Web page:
Background: The Murex-Innogenetics LiPA HIV-1 RT assay can be used to identify the presence of mutations of the reverse transcriptase gene at codons 41, 69, 70, 74, 184 and 215 of HIV-1, which have been shown to confer resistance to the nucleoside analogs Zidovudine (ZDV), Lamivudine (3TC), Didanosine (ddI) and Zalcitabine (ddC). The M184V mutation of the reverse transcriptase gene of HIV-1 has been associated with resistance to 3TC, ddC and ddI. This mutation has also been observed in patients receiving ZDV ddC and ZDV ddI. We used LiPA HIV-1 RT assay to identify the presence of either consensus methionine 184 or the mutant valine 184 with three groups of patients who were treated with ZDV:3TC, ZDV:ddI or ZDV:ddC combination therapy. Objecti6es: The aim of our study was to determine the viral genotype of patients who were considered to be failing therapy, by two ways: using sequencing and LiPA assays. In particular we were interested in establishing a possible correlation between these methods. Study design: The study group consisted of a consecutive series of 33 patients with a treatment failure, 18 of whom received ZDV 3TC therapy, seven received ZDV ddI and eight received ZDV ddC therapy. We also examined a small cohort of seven seroconverters. Results: The M184V mutation was observed in 47.0% of patients receiving ZDV 3TC combination therapy but was not observed in either patient group receiving either ddI or ddC as co-therapy with ZDV. There was no evidence of the L74V mutation in our study group in either the ZDV:ddI or ZDV:ddC combination therapy group. We found the frequency of the K70R mutation to be higher in patients treated with ZDV:ddI (P 0.033) or ZDV:ddC (P 0.3) when compared with patients treated with ZDV:3TC. Conclusion: The LiPA assay allowed for the rapid detection of wild type and amino acid variations at key positions conferring resistance to the most used antiviral RT inhibitors. This represented a rapid, quite sensitive, and simple genotyping test. For these reasons the LiPA assay proved to be useful in studying genetic resistance in large screenings, when key RT mutations could be useful in guiding an effective HIV-1 suppressing regimen.

A genotypic analysis of patients receiving Zidovudine with either Lamivudine, Didanosine or Zalcitabine dual therapy using the LiPA point mutation assay to detect genotypic variation at codons 41, 69, 70, 74, 184 and 215 / S. Rusconi, S. La Seta Catamancio, F. Sheridan, D. Parker. - In: JOURNAL OF CLINICAL VIROLOGY. - ISSN 1386-6532. - 19:3(2000), pp. 135-142.

A genotypic analysis of patients receiving Zidovudine with either Lamivudine, Didanosine or Zalcitabine dual therapy using the LiPA point mutation assay to detect genotypic variation at codons 41, 69, 70, 74, 184 and 215

S. Rusconi;S. La Seta Catamancio;
2000

Abstract

Background: The Murex-Innogenetics LiPA HIV-1 RT assay can be used to identify the presence of mutations of the reverse transcriptase gene at codons 41, 69, 70, 74, 184 and 215 of HIV-1, which have been shown to confer resistance to the nucleoside analogs Zidovudine (ZDV), Lamivudine (3TC), Didanosine (ddI) and Zalcitabine (ddC). The M184V mutation of the reverse transcriptase gene of HIV-1 has been associated with resistance to 3TC, ddC and ddI. This mutation has also been observed in patients receiving ZDV ddC and ZDV ddI. We used LiPA HIV-1 RT assay to identify the presence of either consensus methionine 184 or the mutant valine 184 with three groups of patients who were treated with ZDV:3TC, ZDV:ddI or ZDV:ddC combination therapy. Objecti6es: The aim of our study was to determine the viral genotype of patients who were considered to be failing therapy, by two ways: using sequencing and LiPA assays. In particular we were interested in establishing a possible correlation between these methods. Study design: The study group consisted of a consecutive series of 33 patients with a treatment failure, 18 of whom received ZDV 3TC therapy, seven received ZDV ddI and eight received ZDV ddC therapy. We also examined a small cohort of seven seroconverters. Results: The M184V mutation was observed in 47.0% of patients receiving ZDV 3TC combination therapy but was not observed in either patient group receiving either ddI or ddC as co-therapy with ZDV. There was no evidence of the L74V mutation in our study group in either the ZDV:ddI or ZDV:ddC combination therapy group. We found the frequency of the K70R mutation to be higher in patients treated with ZDV:ddI (P 0.033) or ZDV:ddC (P 0.3) when compared with patients treated with ZDV:3TC. Conclusion: The LiPA assay allowed for the rapid detection of wild type and amino acid variations at key positions conferring resistance to the most used antiviral RT inhibitors. This represented a rapid, quite sensitive, and simple genotyping test. For these reasons the LiPA assay proved to be useful in studying genetic resistance in large screenings, when key RT mutations could be useful in guiding an effective HIV-1 suppressing regimen.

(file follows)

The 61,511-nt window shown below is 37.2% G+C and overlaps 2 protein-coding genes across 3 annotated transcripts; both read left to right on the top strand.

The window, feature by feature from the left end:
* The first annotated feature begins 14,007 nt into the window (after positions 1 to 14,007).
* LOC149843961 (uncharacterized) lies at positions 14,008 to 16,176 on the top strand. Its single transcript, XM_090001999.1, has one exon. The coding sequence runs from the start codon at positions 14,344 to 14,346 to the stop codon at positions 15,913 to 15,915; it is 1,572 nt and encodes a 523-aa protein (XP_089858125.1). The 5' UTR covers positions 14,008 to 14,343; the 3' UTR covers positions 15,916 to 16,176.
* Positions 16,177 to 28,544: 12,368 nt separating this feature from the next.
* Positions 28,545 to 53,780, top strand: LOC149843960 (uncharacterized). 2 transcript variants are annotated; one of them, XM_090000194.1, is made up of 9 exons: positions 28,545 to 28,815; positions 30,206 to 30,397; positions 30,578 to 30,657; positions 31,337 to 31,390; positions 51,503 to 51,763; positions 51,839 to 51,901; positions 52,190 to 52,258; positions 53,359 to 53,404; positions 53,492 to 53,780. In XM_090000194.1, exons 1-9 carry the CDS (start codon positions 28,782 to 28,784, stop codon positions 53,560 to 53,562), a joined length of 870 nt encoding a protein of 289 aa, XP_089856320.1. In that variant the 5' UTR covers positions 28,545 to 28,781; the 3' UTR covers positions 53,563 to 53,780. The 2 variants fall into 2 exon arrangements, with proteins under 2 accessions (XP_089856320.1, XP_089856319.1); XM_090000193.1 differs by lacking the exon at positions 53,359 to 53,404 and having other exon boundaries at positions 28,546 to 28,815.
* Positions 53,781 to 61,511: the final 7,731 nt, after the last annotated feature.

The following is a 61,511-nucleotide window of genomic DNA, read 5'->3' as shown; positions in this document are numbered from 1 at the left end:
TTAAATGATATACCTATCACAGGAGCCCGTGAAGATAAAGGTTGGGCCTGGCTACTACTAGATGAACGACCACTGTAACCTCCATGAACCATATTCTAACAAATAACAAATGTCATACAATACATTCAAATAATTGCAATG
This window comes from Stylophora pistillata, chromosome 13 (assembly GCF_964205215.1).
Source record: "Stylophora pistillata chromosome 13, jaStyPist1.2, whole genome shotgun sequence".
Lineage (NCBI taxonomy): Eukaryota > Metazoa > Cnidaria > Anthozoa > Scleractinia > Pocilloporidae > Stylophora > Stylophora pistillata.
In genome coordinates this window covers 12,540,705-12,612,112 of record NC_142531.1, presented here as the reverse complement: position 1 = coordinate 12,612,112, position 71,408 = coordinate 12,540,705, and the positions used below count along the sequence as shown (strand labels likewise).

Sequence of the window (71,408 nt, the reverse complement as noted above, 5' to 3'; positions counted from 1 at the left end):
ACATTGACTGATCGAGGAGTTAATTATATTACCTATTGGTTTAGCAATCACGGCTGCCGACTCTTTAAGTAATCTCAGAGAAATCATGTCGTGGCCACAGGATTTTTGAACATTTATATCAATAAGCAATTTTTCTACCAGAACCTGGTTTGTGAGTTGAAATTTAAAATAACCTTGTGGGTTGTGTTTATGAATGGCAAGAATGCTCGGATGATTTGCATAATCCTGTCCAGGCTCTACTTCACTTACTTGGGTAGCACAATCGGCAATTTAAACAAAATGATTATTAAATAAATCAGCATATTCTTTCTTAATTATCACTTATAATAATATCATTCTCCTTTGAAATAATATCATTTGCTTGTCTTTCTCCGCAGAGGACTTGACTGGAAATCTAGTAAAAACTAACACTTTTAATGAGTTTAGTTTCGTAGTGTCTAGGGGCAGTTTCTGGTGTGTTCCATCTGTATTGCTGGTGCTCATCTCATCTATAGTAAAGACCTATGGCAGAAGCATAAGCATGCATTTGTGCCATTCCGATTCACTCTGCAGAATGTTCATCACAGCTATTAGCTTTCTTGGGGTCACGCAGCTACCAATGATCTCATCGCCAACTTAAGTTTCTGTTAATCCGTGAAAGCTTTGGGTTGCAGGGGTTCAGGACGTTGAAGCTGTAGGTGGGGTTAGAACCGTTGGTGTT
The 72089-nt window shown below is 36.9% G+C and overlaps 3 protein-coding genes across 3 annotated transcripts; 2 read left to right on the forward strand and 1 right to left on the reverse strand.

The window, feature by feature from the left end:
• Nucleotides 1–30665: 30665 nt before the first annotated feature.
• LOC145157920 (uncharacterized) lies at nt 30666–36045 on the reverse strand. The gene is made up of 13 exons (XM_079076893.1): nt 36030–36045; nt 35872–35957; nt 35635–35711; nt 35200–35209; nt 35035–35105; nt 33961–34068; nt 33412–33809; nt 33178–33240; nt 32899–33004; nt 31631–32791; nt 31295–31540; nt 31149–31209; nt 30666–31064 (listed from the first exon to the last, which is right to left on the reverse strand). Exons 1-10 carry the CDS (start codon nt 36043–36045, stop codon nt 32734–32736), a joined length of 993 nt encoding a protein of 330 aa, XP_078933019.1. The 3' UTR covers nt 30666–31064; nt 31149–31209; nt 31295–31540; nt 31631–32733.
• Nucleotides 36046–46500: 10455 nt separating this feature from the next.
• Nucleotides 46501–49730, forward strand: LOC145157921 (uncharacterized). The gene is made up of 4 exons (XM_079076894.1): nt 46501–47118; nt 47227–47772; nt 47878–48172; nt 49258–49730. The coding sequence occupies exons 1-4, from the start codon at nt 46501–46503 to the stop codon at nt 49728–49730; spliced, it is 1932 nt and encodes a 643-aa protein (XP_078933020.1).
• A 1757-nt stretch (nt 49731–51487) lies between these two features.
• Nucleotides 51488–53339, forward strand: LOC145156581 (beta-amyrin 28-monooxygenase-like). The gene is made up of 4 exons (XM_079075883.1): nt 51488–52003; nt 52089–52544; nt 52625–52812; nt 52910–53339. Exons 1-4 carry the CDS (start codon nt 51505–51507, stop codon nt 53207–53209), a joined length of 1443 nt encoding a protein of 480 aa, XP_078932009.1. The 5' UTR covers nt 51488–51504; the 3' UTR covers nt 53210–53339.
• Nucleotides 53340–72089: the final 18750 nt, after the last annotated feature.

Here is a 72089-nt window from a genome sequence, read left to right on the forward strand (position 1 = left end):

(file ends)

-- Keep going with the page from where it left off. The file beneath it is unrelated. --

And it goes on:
Drug resistant; HIV-1; Hybridisation; Sequence
Settore MED/17 - Malattie Infettive
JOURNAL OF CLINICAL VIROLOGY
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Utilizza questo identificativo per citare o creare un link a questo documento: http://hdl.handle.net/2434/205067
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